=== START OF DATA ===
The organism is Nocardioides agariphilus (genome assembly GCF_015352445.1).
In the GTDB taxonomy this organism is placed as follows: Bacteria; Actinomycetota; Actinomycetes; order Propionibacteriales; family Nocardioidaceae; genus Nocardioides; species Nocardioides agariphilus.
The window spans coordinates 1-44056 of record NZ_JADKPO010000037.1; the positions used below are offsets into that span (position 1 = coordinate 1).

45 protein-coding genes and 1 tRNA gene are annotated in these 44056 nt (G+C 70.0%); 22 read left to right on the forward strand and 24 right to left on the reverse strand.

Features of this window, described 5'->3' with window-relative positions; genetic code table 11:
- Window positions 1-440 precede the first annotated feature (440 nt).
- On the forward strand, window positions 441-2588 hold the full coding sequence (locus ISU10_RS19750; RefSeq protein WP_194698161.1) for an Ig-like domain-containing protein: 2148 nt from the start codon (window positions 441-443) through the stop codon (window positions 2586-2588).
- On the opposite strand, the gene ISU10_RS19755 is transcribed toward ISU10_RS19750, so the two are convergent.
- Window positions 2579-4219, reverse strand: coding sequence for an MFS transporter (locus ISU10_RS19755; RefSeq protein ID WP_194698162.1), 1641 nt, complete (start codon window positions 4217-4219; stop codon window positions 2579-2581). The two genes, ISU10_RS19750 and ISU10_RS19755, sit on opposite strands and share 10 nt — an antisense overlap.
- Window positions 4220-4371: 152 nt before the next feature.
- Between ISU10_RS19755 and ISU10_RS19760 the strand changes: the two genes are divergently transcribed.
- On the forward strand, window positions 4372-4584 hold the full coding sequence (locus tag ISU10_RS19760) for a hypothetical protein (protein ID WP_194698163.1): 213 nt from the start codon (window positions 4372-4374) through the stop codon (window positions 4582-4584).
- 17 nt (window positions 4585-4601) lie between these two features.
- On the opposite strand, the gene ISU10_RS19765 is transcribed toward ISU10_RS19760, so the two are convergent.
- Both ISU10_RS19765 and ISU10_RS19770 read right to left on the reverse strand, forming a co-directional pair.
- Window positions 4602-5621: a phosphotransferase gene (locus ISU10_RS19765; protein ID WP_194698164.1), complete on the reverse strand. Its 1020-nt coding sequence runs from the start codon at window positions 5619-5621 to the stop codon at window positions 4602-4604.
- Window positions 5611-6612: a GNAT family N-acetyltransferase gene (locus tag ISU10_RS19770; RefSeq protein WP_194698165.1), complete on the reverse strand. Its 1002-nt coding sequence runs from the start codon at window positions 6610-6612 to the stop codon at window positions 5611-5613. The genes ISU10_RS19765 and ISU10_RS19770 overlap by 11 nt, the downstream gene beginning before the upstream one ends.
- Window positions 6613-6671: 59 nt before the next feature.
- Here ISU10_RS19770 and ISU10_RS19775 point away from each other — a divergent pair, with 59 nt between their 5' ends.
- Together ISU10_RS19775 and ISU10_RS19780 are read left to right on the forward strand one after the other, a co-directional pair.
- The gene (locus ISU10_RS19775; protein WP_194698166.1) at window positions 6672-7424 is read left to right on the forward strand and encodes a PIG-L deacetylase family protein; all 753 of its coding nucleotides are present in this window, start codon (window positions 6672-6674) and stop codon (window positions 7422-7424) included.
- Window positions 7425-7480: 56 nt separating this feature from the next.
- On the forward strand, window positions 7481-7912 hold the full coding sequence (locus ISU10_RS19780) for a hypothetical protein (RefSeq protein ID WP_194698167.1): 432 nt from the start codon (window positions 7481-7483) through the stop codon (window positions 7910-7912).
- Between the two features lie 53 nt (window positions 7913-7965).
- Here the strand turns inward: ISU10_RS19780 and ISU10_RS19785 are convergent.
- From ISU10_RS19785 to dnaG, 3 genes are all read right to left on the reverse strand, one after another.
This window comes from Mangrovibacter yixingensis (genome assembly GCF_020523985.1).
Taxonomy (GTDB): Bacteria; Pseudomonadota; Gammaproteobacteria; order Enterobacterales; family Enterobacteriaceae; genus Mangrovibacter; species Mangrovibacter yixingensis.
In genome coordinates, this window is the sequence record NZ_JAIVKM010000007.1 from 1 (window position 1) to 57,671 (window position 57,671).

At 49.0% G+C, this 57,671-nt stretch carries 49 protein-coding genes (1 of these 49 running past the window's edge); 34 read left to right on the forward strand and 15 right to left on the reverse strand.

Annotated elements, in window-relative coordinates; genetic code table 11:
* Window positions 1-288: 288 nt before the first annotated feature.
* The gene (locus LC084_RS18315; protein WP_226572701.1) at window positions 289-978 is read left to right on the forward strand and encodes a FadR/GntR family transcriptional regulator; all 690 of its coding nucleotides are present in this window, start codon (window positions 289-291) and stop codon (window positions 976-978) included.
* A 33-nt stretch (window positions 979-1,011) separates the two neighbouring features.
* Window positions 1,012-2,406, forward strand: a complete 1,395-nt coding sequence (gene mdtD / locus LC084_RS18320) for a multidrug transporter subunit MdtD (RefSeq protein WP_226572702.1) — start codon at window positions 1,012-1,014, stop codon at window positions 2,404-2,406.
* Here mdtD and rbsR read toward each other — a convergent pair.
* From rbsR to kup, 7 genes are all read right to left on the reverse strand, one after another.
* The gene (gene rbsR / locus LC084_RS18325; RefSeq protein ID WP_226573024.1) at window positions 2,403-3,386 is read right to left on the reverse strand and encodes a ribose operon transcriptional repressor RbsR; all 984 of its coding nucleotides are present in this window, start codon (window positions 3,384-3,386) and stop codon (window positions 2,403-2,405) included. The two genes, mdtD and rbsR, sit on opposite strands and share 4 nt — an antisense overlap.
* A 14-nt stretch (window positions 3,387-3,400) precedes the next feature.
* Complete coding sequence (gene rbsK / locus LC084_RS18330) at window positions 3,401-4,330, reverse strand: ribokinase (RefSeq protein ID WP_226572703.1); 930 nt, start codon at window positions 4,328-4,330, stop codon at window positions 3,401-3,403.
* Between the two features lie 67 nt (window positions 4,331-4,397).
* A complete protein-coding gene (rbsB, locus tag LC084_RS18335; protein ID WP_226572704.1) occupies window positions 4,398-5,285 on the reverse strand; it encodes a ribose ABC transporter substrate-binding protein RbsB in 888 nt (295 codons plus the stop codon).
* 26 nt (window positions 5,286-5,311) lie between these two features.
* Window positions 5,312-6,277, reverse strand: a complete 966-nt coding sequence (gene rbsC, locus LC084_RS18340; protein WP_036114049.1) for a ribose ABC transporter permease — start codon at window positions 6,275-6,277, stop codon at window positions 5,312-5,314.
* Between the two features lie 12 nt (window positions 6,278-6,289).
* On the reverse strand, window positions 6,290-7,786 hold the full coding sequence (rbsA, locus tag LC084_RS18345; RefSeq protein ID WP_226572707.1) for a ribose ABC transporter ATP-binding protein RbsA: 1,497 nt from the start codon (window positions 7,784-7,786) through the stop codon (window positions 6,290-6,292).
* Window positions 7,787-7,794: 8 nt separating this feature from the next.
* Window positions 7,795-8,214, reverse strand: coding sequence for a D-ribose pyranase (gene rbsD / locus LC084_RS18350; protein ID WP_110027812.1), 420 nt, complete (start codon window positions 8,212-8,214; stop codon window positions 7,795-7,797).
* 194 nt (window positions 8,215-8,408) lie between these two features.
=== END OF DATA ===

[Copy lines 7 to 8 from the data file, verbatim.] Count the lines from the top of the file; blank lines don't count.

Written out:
- On the forward strand, window positions 441-2588 hold the full coding sequence (locus ISU10_RS19750; RefSeq protein WP_194698161.1) for an Ig-like domain-containing protein: 2148 nt from the start codon (window positions 441-443) through the stop codon (window positions 2586-2588).
- On the opposite strand, the gene ISU10_RS19755 is transcribed toward ISU10_RS19750, so the two are convergent.